Quantcast

Verizon prepares fees for mobile users who download too much information

By Stephen C. Webster
Tuesday, July 5, 2011 12:57 EDT
google plus icon
verizon
Topics:
 
  • Print Friendly and PDF
  • Email this page

Verizon Wireless on Tuesday became the latest U.S. mobile data carrier to announce that it would implement usage-based pricing for Internet access, claiming the new fees would mean light users no longer “subsidize” those who rely on the company’s current unlimited data plans.

Though the company currently offers a $30-per-month “unlimited” data plan for smartphone owners, a spokesperson said that would not be available for new customers after July 7.

In its place, the company will offer data packages ranging from $10 for 75 megabytes, up to $80 for 10 gigabytes, with overage fees at $10 for every additional gigabyte downloaded.

Customers with the $30-a-month unlimited data plans who upgrade their phones after July 7 will be allowed to keep their plan, Verizon said.

AT&T, Verizon’s largest competitor, offers a similar pricing structure for mobile data, but its caps also extend to home-based DSL connections. T-Mobile as well has switched to tiered pricing for mobile data, but it simply slows Internet connections after a certain amount of data is consumed, as opposed to charging fees.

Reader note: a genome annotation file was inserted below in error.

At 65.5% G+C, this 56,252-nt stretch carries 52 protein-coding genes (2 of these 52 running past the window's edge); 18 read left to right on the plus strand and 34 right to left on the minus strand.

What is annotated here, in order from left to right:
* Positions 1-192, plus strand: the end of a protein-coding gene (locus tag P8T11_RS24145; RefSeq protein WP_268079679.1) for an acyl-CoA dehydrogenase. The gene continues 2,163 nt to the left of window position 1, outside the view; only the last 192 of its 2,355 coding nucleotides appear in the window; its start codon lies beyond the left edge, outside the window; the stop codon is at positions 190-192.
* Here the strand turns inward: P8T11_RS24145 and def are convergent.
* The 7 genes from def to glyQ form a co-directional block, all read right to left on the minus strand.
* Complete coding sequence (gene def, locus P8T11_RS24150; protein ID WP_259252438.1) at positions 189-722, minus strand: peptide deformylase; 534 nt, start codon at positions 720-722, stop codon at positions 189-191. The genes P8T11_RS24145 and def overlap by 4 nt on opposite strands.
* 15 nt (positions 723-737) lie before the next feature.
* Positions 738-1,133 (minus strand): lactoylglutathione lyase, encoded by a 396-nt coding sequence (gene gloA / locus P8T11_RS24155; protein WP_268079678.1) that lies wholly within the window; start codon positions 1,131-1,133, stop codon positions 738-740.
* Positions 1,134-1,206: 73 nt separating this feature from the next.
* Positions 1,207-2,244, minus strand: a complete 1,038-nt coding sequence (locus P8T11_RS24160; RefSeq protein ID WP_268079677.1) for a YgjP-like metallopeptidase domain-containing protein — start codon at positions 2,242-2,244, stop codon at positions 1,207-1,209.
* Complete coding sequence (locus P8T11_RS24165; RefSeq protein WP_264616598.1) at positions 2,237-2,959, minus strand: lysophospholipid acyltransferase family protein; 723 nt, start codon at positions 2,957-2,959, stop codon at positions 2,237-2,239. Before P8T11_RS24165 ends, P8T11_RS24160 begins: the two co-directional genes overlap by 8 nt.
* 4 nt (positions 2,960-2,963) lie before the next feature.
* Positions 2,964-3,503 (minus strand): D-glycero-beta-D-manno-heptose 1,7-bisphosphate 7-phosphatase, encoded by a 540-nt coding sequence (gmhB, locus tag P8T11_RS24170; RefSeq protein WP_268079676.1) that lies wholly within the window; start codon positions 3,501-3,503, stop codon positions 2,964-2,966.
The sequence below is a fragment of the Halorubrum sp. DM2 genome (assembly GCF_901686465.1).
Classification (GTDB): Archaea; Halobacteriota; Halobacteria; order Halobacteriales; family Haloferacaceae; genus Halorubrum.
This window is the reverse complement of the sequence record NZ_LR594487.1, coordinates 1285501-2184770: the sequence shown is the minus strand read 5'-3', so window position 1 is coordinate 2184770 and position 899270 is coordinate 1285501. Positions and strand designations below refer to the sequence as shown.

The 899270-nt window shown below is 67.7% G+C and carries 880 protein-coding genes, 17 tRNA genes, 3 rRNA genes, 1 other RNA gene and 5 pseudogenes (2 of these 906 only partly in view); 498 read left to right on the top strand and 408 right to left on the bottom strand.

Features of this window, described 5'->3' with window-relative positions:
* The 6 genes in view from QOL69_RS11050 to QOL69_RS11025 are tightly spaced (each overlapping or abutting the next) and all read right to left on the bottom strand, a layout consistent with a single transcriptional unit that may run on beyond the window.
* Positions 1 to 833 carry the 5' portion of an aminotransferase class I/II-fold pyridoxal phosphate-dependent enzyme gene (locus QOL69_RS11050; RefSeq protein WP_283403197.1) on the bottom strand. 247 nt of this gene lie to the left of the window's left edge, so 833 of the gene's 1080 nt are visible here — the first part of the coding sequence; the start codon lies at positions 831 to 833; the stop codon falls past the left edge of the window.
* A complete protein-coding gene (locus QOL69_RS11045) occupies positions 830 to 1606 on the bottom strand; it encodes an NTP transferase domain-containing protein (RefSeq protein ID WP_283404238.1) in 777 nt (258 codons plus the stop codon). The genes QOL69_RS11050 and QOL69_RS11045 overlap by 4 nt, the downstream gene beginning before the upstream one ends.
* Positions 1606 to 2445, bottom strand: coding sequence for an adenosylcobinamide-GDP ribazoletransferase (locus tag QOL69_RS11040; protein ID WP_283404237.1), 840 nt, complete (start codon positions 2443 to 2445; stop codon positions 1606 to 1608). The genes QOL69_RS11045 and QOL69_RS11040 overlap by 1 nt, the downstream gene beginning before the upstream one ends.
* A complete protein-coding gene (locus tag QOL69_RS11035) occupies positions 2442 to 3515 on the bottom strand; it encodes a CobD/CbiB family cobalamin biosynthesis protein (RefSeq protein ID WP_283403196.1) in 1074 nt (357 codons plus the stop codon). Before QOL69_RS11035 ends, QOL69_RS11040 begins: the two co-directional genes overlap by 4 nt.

Sprint, the third largest carrier in the U.S., remains the last mobile provider to still offer unlimited Internet access at a flat monthly rate.

Fifty-six percent of U.S. broadband users last May paid for connections that were bandwidth-limited — a growing trend that has some industry groups worried about a collusive effort to commoditize bandwidth and force Internet companies like Netflix or Valve to pay and charge significantly more to deliver their services.

In spite of these and other concerns, the Federal Communications Commission (FCC) passed “net neutrality” rules last year that explicitly authorize bandwidth capping and Internet “fast lanes” for certain types of traffic.

The rules also mandated that all traffic be treated equally on wired networks only, after a successful lobbying campaign by wireless data companies.

Stephen C. Webster
Stephen C. Webster
Stephen C. Webster is the senior editor of Raw Story, and is based out of Austin, Texas. He previously worked as the associate editor of The Lone Star Iconoclast in Crawford, Texas, where he covered state politics and the peace movement’s resurgence at the start of the Iraq war. Webster has also contributed to publications such as True/Slant, Austin Monthly, The Dallas Business Journal, The Dallas Morning News, Fort Worth Weekly, The News Connection and others. Follow him on Twitter at @StephenCWebster.
 
 
 
 
By commenting, you agree to our terms of service
and to abide by our commenting policy.
 
Google+